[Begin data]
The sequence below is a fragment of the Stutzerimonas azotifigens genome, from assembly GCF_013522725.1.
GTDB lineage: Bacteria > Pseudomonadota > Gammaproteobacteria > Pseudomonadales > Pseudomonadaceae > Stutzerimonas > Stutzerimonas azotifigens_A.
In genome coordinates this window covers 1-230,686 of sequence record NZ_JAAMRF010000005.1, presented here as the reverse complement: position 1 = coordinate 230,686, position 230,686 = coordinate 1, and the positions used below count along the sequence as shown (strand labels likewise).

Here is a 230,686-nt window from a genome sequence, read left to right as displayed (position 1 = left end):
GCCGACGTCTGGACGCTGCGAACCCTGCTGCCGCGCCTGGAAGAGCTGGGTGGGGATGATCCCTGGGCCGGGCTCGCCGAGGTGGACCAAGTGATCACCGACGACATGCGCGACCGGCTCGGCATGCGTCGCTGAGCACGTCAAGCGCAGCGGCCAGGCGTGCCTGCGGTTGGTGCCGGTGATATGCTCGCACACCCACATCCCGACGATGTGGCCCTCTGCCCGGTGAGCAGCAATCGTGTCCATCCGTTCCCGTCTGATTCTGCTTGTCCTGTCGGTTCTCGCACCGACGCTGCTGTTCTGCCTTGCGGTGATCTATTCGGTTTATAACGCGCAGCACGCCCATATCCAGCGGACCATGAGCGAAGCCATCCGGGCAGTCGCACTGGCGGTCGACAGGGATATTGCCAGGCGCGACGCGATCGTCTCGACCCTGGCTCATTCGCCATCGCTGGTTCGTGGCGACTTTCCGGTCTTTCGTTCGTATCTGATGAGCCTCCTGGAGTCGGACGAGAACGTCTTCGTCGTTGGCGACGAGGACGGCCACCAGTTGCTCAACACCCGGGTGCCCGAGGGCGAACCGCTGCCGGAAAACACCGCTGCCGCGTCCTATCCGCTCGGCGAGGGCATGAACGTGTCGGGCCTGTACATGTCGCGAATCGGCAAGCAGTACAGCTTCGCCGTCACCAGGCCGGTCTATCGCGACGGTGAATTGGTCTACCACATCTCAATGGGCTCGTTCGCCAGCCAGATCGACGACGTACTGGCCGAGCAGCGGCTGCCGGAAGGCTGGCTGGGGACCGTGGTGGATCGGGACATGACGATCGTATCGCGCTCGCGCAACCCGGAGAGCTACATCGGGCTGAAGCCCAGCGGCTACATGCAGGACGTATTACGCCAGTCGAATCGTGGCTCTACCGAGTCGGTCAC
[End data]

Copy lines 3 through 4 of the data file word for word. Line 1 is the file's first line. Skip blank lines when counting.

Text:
In genome coordinates this window covers 1-230,686 of sequence record NZ_JAAMRF010000005.1, presented here as the reverse complement: position 1 = coordinate 230,686, position 230,686 = coordinate 1, and the positions used below count along the sequence as shown (strand labels likewise).

Here is a 230,686-nt window from a genome sequence, read left to right as displayed (position 1 = left end):